FDA Approves Drug For Cattle

Intervet’s Resflor Gold, designed to treat bovine respiratory disease, has been approved by the FDA.

The U.S. Food and Drug Administration approved Roseland, N.J.-based Intervet's Resflor Gold (florfenicol and flunixin meglumine) for the treatment of bovine respiratory disease in beef and non-lactating dairy cattle.

Effective Jan. 11, 2010, the final rule made by the FDA’s Department of Health and Human Services approved Resflor Gold (florfenicol and flunixin meglumine), a combination injectable solution. The drug provides for treatment of BRD associated with Mannheima haemolytica, Pasteurella multocida, and Histophilus somni, as well as control of BRD-associated pyrexia in beef and non-lactating dairy cattle.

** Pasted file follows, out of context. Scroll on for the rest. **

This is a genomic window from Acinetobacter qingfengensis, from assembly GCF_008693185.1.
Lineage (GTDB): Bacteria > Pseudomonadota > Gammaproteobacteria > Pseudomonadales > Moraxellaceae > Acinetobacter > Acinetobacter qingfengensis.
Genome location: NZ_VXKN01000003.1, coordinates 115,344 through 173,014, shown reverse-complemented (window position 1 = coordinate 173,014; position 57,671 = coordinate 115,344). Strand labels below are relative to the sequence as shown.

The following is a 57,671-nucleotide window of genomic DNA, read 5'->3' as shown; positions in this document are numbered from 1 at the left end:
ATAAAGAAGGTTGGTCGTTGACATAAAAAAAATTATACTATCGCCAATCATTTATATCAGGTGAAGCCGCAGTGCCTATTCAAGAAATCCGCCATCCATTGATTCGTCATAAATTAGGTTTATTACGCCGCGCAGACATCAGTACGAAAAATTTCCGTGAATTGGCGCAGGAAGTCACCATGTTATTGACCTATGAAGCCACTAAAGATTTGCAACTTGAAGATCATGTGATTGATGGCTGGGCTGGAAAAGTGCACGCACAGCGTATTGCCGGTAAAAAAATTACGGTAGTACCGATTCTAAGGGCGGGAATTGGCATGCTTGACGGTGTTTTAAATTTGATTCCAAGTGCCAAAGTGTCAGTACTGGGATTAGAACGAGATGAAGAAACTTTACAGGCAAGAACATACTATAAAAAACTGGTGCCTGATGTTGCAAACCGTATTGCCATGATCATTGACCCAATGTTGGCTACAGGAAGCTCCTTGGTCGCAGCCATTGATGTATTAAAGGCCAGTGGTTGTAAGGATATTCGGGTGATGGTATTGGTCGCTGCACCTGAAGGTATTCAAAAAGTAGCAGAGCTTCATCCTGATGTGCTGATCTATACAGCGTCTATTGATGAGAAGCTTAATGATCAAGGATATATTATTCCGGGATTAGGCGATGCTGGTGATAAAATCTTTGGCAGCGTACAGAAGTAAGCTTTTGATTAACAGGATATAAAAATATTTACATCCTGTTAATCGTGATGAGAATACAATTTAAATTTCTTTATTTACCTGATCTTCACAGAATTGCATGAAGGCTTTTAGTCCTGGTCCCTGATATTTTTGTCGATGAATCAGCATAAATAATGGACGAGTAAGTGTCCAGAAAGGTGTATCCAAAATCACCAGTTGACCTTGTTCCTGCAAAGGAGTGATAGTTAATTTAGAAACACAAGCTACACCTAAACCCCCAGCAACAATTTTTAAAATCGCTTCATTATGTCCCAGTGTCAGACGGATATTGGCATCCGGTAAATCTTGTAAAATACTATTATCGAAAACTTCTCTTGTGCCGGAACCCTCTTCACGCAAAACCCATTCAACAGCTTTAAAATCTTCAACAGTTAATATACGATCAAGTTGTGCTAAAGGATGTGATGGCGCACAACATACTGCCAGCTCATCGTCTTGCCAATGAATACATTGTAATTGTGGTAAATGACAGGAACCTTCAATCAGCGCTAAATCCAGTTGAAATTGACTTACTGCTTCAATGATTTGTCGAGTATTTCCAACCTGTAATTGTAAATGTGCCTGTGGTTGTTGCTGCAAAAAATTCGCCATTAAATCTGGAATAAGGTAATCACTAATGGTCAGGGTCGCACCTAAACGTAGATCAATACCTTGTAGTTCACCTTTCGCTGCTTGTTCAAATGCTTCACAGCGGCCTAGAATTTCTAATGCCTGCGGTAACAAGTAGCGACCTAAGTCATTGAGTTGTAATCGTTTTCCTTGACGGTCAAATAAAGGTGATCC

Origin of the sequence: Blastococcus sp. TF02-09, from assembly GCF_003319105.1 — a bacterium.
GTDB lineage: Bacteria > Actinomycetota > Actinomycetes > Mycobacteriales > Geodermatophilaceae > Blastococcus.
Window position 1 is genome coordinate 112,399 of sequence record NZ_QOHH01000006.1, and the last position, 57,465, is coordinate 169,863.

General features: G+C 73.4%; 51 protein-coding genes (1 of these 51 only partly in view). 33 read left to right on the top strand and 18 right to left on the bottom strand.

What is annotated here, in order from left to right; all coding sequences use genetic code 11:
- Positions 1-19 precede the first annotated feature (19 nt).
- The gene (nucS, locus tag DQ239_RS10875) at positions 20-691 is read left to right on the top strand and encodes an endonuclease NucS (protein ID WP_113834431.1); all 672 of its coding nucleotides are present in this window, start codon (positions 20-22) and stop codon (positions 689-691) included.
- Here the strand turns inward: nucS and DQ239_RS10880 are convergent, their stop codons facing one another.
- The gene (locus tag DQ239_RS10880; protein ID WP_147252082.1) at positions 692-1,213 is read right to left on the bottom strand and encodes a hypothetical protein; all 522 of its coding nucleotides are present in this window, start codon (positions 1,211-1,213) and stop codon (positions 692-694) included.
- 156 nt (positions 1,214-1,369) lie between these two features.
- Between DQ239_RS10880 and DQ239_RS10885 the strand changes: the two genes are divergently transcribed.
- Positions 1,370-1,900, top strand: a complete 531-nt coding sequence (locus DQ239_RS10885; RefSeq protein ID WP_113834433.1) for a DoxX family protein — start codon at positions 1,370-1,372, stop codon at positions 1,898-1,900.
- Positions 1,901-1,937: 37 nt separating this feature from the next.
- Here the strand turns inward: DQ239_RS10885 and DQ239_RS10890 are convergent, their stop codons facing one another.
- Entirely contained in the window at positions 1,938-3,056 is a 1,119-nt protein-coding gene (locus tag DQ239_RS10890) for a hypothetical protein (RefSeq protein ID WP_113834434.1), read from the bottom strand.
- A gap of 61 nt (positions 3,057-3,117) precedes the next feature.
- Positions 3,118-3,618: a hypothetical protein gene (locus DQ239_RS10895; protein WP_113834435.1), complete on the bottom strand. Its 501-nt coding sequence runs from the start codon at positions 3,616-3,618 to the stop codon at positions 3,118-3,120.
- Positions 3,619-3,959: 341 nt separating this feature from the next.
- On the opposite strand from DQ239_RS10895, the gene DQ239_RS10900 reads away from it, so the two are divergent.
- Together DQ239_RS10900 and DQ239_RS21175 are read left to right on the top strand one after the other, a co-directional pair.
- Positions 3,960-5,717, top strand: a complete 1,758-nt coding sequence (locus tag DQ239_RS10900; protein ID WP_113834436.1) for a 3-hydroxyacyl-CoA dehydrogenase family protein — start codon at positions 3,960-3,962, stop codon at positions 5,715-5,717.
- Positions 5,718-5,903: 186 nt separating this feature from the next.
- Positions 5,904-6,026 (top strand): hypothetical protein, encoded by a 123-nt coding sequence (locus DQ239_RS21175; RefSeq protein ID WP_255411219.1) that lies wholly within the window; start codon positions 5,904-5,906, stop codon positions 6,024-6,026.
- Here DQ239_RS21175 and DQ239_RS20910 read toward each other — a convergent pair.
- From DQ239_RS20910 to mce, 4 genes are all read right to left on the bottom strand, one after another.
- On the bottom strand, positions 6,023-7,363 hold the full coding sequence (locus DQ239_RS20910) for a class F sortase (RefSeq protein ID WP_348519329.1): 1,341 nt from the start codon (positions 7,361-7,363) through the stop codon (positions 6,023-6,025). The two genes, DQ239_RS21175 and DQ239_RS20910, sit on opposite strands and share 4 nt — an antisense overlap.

Under federal law, the drug is restricted for use by or on the order of a licensed veterinarian.   In addition, animals intended for human consumption must not be slaughtered within 38 days of treatment.

The FDA also approved a label change for Woburn, Mass.-based Anika Therapeutics Inc.’s Hyaluronate sodium injectable solution, revising a human food safety warning on the product for the treatment of joint dysfunction in horses, which states, “Do not use in horses intended for human consumption.”

In related news, Elanco Animal Health, A Division of Eli Lilly & Co. of Indianapolis, Ind., got FDA approval for ractopamine hydrochloride Type C to be used for medicated feeds as a top dress to cattle fed in confinement for slaughter. 

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